To M. Dubourg.


**Your observations on the causes of death, and the experiments which you propose for recalling to life those who appear to be killed by lightning, demonstrate equally your sagacity and your humanity. It appears that the doctrines of life and death, in general, are yet but little understood.

A toad buried in sand will live, it is said, till the sand becomes petrified: and then, being enclosed in the stone, it may still live for we know not how many ages. The facts which are cited in support of this opinion are too numerous and too circumstantial not to deserve a certain degree of credit. As we are accustomed to see all the animals with which we are acquainted eat and drink, it appears to us difficult to conceive how a toad can be supported in such a dungeon: but if we reflect that the necessity of nourishment, which animals experience in their ordinary state, proceeds from the continual waste of their substance by perspiration, it will appear less

incredible that some animals, in a torpid state, perspiring less because they use no exercise, should have less need of aliment; and that others, which are covered with scales or shells which stop perspiration, such as land and sea turtles, serpents, and some species of fish, should be able to subsist a considerable time without any nourishment whatever. A plant, with its flowers, fades and dies immediately if exposed to the air without having its root immersed in a humid soil, from which it may draw a sufficient quantity of moisture to supply that which exhales from its substance and is carried off continually by the air. Perhaps, however, if it were buried in quicksilver, it might preserve. for a considerable space of time, its vegetable life, its smell, and colour. If this be the case, it might prove a commodious method of transporting from distant countries those delicate plants which are unable to sustain the inclemency of the weather at sea, and which require particular care and attention. I have seen an instance of common flies preserved in a manner somewhat similar. They had been drowned in Madeira wine, apparently about the time when it was bottled in Virginia to be sent hither (to London). At the opening of one of the bottles, at the house of a friend where I then was, three drowned flies fell into the first glass that was filled. Having heard it remarked that drowned flies were capable of being revived by the rays of the sun, I proposed making the experiment upon these: they were therefore exposed to the sun upon a sieve, which had been employed to strain them out of the wine. In less than three hours, two of them began by degrees to recover life. They commenced by some convulsive motions of the thighs, and at length they raised themselves upon their legs, wiped their eyes with their fore-feet, beat and brushed their wings with their hind-feet, and soon after began to fly, finding themselves in Old England, without knowing how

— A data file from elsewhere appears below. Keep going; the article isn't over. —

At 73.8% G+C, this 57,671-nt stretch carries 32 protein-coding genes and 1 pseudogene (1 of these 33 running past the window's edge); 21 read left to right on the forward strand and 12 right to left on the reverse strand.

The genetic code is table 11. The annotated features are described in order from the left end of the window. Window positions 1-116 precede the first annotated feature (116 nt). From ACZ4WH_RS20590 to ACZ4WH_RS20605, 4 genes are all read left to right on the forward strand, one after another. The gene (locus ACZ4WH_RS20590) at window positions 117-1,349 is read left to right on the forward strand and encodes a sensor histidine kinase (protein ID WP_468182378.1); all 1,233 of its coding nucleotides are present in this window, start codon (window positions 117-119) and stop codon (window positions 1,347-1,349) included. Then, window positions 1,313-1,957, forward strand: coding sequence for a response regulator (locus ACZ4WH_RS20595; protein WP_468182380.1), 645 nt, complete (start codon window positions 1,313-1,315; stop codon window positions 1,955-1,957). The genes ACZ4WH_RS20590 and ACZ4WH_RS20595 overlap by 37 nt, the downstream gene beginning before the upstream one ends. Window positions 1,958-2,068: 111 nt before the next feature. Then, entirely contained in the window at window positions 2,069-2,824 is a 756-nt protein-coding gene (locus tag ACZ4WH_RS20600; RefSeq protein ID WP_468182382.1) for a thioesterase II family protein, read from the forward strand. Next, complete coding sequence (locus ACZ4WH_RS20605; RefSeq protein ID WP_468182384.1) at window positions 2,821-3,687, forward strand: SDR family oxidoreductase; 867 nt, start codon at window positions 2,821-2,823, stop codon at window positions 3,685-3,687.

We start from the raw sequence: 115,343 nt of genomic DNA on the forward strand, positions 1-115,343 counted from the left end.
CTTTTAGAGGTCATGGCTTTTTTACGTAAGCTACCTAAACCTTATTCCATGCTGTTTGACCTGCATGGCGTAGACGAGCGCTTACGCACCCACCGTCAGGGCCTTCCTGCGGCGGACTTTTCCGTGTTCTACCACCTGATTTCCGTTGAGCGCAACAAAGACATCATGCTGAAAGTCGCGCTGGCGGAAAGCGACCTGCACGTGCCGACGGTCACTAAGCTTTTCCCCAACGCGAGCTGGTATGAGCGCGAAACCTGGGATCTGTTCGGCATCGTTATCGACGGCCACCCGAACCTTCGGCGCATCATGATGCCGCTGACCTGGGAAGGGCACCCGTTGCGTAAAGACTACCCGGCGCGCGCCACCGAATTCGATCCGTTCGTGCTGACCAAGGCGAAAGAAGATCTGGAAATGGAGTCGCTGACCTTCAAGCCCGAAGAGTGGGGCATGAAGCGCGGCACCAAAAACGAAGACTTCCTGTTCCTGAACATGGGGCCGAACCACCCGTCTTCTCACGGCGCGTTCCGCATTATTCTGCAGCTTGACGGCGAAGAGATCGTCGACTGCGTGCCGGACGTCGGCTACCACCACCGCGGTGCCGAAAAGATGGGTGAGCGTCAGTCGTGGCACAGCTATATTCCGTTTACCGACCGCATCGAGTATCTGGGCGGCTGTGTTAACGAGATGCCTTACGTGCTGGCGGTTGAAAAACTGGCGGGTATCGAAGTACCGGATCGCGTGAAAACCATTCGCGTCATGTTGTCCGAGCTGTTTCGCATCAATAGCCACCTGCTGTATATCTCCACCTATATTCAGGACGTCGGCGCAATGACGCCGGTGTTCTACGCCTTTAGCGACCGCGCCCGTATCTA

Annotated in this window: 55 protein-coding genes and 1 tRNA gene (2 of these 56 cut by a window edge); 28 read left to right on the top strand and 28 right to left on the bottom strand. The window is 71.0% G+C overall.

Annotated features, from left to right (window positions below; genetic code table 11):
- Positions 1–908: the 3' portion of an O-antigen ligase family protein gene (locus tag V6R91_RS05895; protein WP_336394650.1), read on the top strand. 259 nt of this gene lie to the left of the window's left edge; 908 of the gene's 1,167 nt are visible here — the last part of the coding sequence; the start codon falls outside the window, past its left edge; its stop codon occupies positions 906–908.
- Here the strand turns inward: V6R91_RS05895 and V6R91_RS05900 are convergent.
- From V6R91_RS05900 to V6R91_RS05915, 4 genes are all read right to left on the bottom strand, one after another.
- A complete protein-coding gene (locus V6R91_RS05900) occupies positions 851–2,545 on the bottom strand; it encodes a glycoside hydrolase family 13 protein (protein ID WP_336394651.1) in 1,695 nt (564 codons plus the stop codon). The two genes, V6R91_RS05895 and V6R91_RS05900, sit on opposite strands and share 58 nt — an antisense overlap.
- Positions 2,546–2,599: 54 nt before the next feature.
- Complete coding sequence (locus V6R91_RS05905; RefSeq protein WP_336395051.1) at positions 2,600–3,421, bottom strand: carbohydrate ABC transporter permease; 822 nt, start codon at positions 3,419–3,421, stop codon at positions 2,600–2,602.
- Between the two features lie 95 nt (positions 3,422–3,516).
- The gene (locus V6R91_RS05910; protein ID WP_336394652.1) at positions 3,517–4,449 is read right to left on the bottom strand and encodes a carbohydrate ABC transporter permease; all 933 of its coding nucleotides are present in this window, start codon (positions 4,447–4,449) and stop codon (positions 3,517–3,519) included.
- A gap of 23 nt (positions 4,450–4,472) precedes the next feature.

they came thither. The third continued lifeless till sunset, when, losing all hopes of him, he was thrown away.

I wish it were possible, from this instance, to invent a method of embalming drowned persons, in such a manner that they may be recalled to life at any period, however distant; for, having a very ardent desire to see and observe the state of America a hundred years hence, I should prefer to any ordinary death the being immersed in a cask of Madeira wine, with a few friends, till that time, to be then recalled to life by the solar warmth of my dear country! But since, in all probability, we live in an age too early and too near the infancy of science to hope to see such an art brought in our time to its perfection, I must, for the present, content myself with the treat which you are so kind as to promise me, of the resuscitation of a fowl or a turkey-cock. B. FRANKLIN.